Another view of the east corner of the Indian Affairs Building at Unalaska after the attack — this view is looking Northwest. The building was used as a hospital but was vacant and not in use at the time of the attack.
Remains of a warehouse operated by Siems-Drake Puget Sound, which was set fire by the nearby S.S Northwestern. The camouflage tarp-covered fuel tanks beyond were constructed of wood and only saved by the dedication of local personell.
Bomb damage on a hill side looking over East Point Road towards the seaplane ramp and Army docks at the South-Eastern shore of Mt. Ballyhoo. Note the inverted wreckage of a vehicle sillouetted against the water near the people right of center. There were protected aviation fuel tanks off the left side of this photograph and a new power generating plant off camera to the right and it is likely this bomb was meant for one or the other.
Bomb damage on the roof of Naval Air Station Dutch Harbor's sole airplane hangar on June 6, 1942, two days after the attack. This section of the hangar roof was angled up with windows to allow daylight in. The hangar was still under construction and this area had yet to be covered by corrugated steel sheets.
A close up of a torn and twisted structural bomb-damaged section of the roof of NAS Dutch Harbor's hangar on June 6, 1942. This view is looking down from the roof surface. The bomb that hit the hangar detonated in the hangar space before hitting the floor and created a fifty foot hole in the roof as well as further damaging a PBY Catalina that had been strafed the previous day.
Looking down at the hangar floor through the hole caused by a Japanese bomb. One of the main support columns can be seen surrounded by roof plank wreckage on the right and pieces of the corrugated metal roofing are visible on the floor below.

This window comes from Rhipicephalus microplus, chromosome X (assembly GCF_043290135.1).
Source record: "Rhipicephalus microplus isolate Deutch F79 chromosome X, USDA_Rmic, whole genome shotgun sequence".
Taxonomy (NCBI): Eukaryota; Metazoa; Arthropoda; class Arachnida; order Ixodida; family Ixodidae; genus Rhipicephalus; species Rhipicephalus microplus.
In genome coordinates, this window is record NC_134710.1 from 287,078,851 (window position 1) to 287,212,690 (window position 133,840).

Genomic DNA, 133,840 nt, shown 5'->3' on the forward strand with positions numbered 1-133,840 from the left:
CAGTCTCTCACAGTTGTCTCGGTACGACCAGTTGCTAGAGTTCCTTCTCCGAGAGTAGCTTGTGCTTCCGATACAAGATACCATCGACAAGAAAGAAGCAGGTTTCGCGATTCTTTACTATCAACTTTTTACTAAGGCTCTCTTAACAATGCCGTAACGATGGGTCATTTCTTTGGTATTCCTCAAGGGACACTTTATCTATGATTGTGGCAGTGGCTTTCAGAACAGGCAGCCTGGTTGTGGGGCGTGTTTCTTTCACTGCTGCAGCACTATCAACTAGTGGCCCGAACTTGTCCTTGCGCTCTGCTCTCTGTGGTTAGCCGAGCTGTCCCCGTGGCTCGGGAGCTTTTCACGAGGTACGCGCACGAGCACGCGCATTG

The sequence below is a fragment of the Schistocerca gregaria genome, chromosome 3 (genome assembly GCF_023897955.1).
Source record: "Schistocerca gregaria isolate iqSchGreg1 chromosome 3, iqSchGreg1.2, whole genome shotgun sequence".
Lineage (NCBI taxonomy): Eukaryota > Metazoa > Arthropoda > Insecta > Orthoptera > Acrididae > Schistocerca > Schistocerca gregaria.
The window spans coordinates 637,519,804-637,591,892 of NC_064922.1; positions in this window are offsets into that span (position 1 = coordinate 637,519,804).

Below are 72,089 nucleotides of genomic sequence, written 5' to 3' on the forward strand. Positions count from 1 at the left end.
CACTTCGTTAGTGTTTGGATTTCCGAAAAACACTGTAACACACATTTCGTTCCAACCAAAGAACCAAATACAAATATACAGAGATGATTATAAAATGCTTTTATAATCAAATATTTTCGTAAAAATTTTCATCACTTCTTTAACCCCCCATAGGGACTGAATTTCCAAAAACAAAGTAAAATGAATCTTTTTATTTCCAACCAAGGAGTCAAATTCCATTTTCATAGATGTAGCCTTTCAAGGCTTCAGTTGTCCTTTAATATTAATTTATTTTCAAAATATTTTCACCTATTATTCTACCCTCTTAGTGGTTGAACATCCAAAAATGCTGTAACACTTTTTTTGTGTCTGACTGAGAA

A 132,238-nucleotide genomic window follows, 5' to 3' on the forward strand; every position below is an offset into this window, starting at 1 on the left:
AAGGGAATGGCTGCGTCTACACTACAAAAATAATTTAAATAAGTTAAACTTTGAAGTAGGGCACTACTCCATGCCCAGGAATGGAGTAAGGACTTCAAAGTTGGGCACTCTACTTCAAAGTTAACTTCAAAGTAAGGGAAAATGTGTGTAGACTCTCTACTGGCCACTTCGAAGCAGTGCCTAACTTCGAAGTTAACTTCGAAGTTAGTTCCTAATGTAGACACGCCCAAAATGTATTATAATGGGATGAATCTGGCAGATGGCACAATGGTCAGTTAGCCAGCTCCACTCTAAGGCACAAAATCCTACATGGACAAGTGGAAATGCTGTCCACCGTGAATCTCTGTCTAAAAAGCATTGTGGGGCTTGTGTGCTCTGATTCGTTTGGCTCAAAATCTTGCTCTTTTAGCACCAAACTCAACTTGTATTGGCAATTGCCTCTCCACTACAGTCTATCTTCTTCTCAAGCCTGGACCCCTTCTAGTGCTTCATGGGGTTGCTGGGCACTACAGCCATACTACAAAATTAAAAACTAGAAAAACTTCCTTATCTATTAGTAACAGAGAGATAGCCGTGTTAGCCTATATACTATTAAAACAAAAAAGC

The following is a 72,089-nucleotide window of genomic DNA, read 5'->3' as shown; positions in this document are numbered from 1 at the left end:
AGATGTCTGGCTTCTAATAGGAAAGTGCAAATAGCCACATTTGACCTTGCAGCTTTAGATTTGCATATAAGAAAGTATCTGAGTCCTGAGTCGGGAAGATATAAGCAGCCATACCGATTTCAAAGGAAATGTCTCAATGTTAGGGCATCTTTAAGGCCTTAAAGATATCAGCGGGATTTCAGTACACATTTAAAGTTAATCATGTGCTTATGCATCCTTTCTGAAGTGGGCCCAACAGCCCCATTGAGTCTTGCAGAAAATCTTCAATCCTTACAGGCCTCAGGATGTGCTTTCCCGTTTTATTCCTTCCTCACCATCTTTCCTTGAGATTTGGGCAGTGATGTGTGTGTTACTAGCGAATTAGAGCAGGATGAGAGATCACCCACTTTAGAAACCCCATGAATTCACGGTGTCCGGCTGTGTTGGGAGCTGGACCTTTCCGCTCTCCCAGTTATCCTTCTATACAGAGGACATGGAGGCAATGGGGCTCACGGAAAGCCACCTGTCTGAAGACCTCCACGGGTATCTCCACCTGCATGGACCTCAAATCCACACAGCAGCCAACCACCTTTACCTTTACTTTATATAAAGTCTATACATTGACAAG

View from the floor of the hangar looking up at the damage. The lack of steel sheeting on top of the wood planks probably made it easier for the force of the explsion to vent without distorting the structure as much as it could have.
Shattered glass in the windows of the CPO quarters are left after a near miss during the attack on June 3. One of the Navy Base's tall radio towers are in view, with a smaller pole with a ship's bell at the base of it next to the radio station apartment house. Photo taken June 6, 1942.
NAS Dutch Harbor command hut on June 8, 1942. The official caption for this photos lists Captain Anderson at left and Commander Paul Foley in the center, but 80-G-215453 below labels the officer on the very right as Captain Anderson.
Lt. Anderson, Captain Anderson, and Commanding Officer of Patrol Squadron 41 (VP-41) Commander Foley in the command hut on June 8, 1942.
Commander Charles Phleger, Naval Air Station Commander Captain William Updegraff, and Lt. Anderson in the command hut on June 8, 1942.
View looking south towards damaged phone lines and a burned out US Army warehouse on June 27, about three weeks after the attack. This is roughly where the Grand Aleutian hotel stands today. This building is one of those seen in flames in 80-G-215475
Bomb damaged US Army building in this photograph looking towards Mt. Ballyhoo. This photo was most likely shot in the same area that 80-G-215460 was.
Building new armored command hut, June 27, 1942. The S.S. Northwestern can be seen beyond the hill and the skeleton of the bombed hangar in the distance. The dark smudge on the edge of the dock is where a Japanese bomb hit but did not explode.
Chief Boatswain's Mate "Bombproof" Smith was the sole survivor of a gun crew of five manning a 20mm gun that was hit around 1630 on June 4. His battery commander, Lt. (jg) Ken Greiner had DE-37, USS Greiner named in his honor. I have not been able to determine CBM Smith's first name or anything else of his history.